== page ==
A grieving Washington mom is warning other parents about the dangers of sudden infant death syndrome (SIDS) after her seven-month-old son suffocated after a blanket was left in his crib.
It was Monday morning when Jordan DeRosier discovered her son Sloan’s lifeless body in his crib with a blanket wrapped around his head. The next day DeRosier took to her Facebook account to share her warning and message.
Initially, she says, she didn’t want to explain the detailed circumstances of her son’s accidental death because she feared guilt and condemnation from others.
However, after some social media users began blaming vaccines for her child’s death, she felt the need to speak up and educate others.
She began by detailing the events leading up to the accident.
“[Sloan] was last laid down to bed with his blanket made by his great-great-grandmother, and one other blanket, a grey one he had been attached to since birth,” she recounted. “He had pulled [the grey one] through the crib rails somehow and gotten himself stuck in it.”
DeRosier explained that because Sloan was crawling and standing on his own and climbing, she thought that he would be safe with the blankets in his crib.
“You never think it will happen to you,” she continued. “You never think it will be your baby. Please do not put your babies to bed with a blanket. Please.”
Attached to her post is a photo of a crying DeRosier beside her eldest son Rowan, grasping the grey blanket that had been found around Sloan’s head.
“This is the face of immense, unfathomable grief, the fact of longing, of heartbreak, of self-inflicted guilt,” DeRosier wrote. “I will never stop feeling responsible. I will relive this for the rest of my life knowing exactly what I could have done differently.”
She ends her message with a plea to parents: “Please learn from my world-shattering mistake.”
DeRosier’s post has been shared over 16,700 times as of Friday morning.
And it seems as if DeRosier’s post is resonating with other social media users, who have both heeded her message, as well as offered words of condolences and support.
“I am so sorry for your tragic loss. This couldn’t have happened to anyone [and] I’m sorry it happened to you and your baby,” Jilleen Connolly-Nordt commented on Facebook. “No more blanket for Belle. We’ll get some wearable ones this weekend like when she was little.”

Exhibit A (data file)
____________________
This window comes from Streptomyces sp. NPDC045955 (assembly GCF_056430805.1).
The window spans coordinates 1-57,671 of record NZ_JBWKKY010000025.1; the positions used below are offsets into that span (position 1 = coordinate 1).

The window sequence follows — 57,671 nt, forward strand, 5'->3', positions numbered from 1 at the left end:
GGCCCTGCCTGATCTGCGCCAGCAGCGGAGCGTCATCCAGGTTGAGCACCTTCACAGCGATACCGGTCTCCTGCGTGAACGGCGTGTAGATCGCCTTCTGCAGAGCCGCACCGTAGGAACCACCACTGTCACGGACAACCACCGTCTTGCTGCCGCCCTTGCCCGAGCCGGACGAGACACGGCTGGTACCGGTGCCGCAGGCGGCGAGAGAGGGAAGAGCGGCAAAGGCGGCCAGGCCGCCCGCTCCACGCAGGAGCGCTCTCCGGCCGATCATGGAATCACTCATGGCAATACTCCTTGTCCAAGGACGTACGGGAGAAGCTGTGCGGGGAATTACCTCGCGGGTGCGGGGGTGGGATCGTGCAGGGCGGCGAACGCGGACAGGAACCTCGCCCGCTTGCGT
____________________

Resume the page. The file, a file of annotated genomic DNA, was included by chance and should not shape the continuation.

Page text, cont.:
“From another mother who too has lost her son, guilt is natural but don’t let it ruin your life,” Amber Blaschko-Feist said. “Learn from what happened and use it to help others. Live life one day at a time. Take as much time to grieve and don’t let anyone tell you different.”
According to the Public Health Agency of Canada (PHAC) sleeping guidelines, there are several ways in which babies can suffocate while sleeping and fall victim to SIDS.
First, if the sleep surface has soft bedding like pillows, comforters or quilts; second if a parent is bed-sharing or co-sleeping with the child and rolls over onto the baby; or third, if the baby becomes trapped between an adult and the bed surface during bed-sharing or co-sleeping.
The PHAC also says that babies do not need extra blankets because a baby’s movements can cause their head to be covered – this can cause them to overheat. However, if a blanket is needed, it is safest to use a thin, lightweight and breathable blanket.
It is also not recommended for babies to be sleeping with toys in their cribs or bassinets, or with animals.
The Canadian Paediatric Society also recommends the following for baby’s safe sleeping:
- Babies should be sleeping on their back starting from birth and for the first year of life.
- Do not use sleep positioners or rolled up blankets to keep the baby on its back as these items can cause the baby to suffocate.
- Do not place babies on soft mattresses or waterbeds. Instead, make sure the mattress is firm. Babies can turn onto their stomach and bury their face, cutting off their air.
- Should you swaddle your baby, make sure to follow a safe swaddling technique. This means the airways should be clear and there should be enough room for them to move their legs.
- Do not use any soft bedding like pillows and blankets until 12 months of age.
As of 2015, Canada’s infant mortality rate sits at 4.3 deaths per 1,000 live births, the World Bank reports.
Latest numbers from Statistics Canada show Prince Edward Island as the province with the lowest infant mortality rate with 2.3 deaths per 1,000 live births in 2013. The highest rate is in Nunavut with 18.2 deaths per 1,000 live births.